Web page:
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Médecine militaire et civile

Apports de la médecine de l’avant militaire en situation préhospitalière civile

Derkenne C. et Al. Ann. Fr. Med. Urgence (2015) 5:245-251

L’évolution récente des matériels issus de la médecine de guerre pourrait profiter à la médecine préhospitalièrecivile. Des dispositifs comme les garrots ou les pansements hémostatiques sont encore très peu diffusés en pratique civile, malgré des recommandations fortes et assez anciennes de sociétés savantes civiles. Les dispositifs de lutte contre l’hypothermie en préhospitalier sont, en pratique civile, limités, là où les praticiens militaires disposent de couvertures perfectionnées et beaucoup plus efficaces. Enfin, un modèle de kit de drain thoracique, ergonomique, léger et autorisant l’autotransfusion nous paraît pouvoir avantageusement remplacer les différents moyens disponibles en Smur. Selon des données scientifiques issues essentiellement de la médecine militaire, l’utilisation de ces matériels en médecine préhospitalière civile pourrait être particulièrement utile lors de la prise en charge de traumatisés sévères.


| Tags : matériel



ABC Prehospital.jpg

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Les blessés français en afghanistan

Epid Blessés Français.jpg


Quel médecin en role 1 ?

Perceptions of Frontline Providers on the Appropriate Qualifi cations for Battalion Level Care in United States Army Ground Maneuver Forces

Malish RG et Al. Military Medicine, 176, 12:1369, 2011


Il est habituel pour nous qu'un médecin déployé en role 1 soit un médecin généraliste. Ce n'est pas le cas dans d'autres armées notamment l'armée américaine où d'une part des spécialistes hospitaliers  et d'autre part des officiers de santé ("physician assistant, souvent ancien combat medic) peuvent être déployés en role 1. 



The U.S. Army emplaces physician assistants (PAs) in its maneuver battalions. When contingencies arise, clinic-based physicians join them to augment capability. Because both entities operate similarly, the policy permits a comparison of perceptions of optimal skill sets for the battalion medical mission.
We conducted a survey to discover associations in opinion regarding the best qualifi cations for battalion care. We asked deployed PAs and physicians to rate themselves and their counterparts in eight domains. We hypothesized that both entities would rate PAs as superior based on their permanent presence at battalion level and their familiarity with the disease and injury patterns of their population.
Among 26 respondents, PAs awarded themselves a score of 8.3 ± 0.3 out of 10 and a score of 6.5 ± 0.5 to physicians. Physicians awarded PAs a score of 8.4 ± 0.3 and themselves a score of 8.3 ± 0.3. 
Participants support the PA as an appropriate capability for battalion care in prolonged combat environments.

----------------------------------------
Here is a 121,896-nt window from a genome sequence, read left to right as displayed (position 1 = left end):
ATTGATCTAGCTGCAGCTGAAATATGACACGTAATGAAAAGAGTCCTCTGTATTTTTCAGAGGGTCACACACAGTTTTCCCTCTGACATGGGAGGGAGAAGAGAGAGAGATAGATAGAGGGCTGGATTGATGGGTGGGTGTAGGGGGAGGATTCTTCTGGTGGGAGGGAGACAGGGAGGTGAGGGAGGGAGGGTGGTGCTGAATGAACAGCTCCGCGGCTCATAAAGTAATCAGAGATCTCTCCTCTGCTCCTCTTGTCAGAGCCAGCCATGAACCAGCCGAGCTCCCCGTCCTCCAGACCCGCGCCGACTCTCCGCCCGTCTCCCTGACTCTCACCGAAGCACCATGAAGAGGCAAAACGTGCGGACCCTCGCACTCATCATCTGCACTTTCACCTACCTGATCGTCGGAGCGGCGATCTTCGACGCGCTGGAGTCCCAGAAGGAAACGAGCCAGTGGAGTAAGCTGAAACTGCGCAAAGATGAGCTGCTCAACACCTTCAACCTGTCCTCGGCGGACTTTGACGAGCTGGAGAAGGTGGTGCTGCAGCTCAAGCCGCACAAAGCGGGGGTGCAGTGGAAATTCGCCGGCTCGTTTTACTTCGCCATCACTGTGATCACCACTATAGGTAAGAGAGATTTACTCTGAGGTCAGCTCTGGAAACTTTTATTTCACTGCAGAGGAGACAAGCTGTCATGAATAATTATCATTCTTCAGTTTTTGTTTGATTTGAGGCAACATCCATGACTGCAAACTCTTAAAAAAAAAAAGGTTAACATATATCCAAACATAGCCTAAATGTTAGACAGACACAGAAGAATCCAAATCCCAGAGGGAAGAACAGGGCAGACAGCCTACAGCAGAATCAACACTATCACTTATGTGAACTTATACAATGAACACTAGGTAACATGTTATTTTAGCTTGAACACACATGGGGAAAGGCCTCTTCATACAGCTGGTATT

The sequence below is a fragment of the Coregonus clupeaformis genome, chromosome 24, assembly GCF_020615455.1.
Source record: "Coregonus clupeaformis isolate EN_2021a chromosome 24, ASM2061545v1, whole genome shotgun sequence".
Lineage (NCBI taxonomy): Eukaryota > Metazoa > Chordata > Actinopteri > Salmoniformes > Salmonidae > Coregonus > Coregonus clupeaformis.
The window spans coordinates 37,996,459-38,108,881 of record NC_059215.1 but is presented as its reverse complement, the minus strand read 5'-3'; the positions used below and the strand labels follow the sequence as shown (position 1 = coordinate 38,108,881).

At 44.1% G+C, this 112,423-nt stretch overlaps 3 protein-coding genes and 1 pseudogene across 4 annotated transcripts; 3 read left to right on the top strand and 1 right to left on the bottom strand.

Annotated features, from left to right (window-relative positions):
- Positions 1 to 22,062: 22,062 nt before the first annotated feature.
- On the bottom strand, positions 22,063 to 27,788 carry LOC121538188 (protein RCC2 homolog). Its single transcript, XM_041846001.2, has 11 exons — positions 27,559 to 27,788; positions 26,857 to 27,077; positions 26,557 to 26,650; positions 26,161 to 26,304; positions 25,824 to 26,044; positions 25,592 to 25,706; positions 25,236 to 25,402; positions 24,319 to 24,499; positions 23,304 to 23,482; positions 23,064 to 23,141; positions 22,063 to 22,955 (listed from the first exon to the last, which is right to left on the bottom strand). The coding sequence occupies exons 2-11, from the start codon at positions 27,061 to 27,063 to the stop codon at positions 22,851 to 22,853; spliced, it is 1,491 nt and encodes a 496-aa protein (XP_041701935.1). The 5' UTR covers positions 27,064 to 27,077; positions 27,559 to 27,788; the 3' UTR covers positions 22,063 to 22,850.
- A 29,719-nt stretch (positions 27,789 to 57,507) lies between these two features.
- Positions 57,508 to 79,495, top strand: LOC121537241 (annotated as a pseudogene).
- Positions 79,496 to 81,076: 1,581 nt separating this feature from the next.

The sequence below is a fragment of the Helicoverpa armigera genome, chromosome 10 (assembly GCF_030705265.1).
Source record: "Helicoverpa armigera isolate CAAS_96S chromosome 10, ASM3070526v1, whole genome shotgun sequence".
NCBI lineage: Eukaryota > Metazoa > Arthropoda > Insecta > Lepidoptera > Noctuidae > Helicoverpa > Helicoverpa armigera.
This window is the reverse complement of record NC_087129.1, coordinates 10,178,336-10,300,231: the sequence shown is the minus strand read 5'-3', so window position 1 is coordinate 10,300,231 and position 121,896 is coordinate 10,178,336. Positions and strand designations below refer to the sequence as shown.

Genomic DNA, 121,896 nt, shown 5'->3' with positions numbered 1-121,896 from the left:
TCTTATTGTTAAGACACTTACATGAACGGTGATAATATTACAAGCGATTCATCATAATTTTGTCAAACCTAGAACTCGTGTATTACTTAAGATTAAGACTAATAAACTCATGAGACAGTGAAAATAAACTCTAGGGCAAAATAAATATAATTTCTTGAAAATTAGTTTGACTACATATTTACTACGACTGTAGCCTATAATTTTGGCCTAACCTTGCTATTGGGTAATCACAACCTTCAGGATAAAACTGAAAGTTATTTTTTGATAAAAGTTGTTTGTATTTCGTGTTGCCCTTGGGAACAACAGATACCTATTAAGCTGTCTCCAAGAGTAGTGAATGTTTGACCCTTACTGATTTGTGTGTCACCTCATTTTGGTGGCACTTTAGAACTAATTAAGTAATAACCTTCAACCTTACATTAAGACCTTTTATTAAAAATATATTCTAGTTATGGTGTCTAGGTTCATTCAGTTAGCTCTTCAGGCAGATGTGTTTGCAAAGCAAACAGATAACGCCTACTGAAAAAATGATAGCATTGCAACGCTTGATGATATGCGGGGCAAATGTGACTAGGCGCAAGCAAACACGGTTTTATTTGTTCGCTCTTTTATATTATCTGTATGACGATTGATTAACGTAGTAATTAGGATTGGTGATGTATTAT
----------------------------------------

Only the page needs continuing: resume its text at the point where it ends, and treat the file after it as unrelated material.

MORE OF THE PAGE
Soutien médical aux engagements opérationnels


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Doctrine du soutien médical aux engagements opérationnels


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| Tags : doctrine


UK: Bilan et avenir de la prise en charge des blessés



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Un document d'analyse fait par LE référent en matière de sauvetage au combat de l'armée anglaise


Un point sur les antiémétiques


PONV Guidelines.JPG

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L'enfant traumatisé: Une rencontre CERTAINE

Management of children in the deployed intensive care unit at Camp Bastion, Afghanistan

Inwald DP, et al. J R Army Med Corps 2013;0:1–5. doi:10.1136/jramc-2013-000177

Background The deployed Intensive Therapy Unit (ITU) in the British military field hospital in Camp Bastion, Afghanistan, admits both adults and children. The purpose of this paper is to review the paediatric workload in the deployed ITU and to describe how the unit copes with the challenge of looking after critically injured and ill children.

Methods Retrospective review of patients <16 years of age admitted to the ITU in the British military field hospital in Camp Bastion, Afghanistan, over a 1-year period from April 2011 to April 2012.

Results 112/811 (14%) admissions to the ITU were paediatric (median age 8 years, IQR 6–12, range 1–16).80/112 were trauma admissions, 13 were burns, four were non-trauma admissions and 15 were readmissions. 


Mechanism of injury in trauma was blunt in 12, blast (improvised explosive device) in 45, blast (indirect fire) in seven and gunshot wound in 16. Median length of stay was 0.92 days (IQR 0.45–2.65). 82/112 admissions (73%) were mechanically ventilated, 16/112 (14%) required inotropic support. 12/112 (11%) died before unit discharge. Trauma scoring was available in 65 of the 80 trauma admissions. Eight had Injury Severity Score or New Injury Severity Score >60, none of whom survived. However, of the 16 patients with predicted mortality >50% by Trauma Injury Severity Score, seven survived. Seven cases required specialist advice and were discussed with the Birmingham Children’s Hospital paediatric intensive care retrieval service. The mechanisms by which the Defence Medical Services support children admitted to the deployed adult ITU are described, including staff training in clinical, ethical and child protection issues, equipment, guidelines and clinical governance and rapid access to specialist advice in the UK.

Conclusions With appropriate support, it is possible to provide intensive care to children in a deployed military ITU.

| Tags : pédiatrie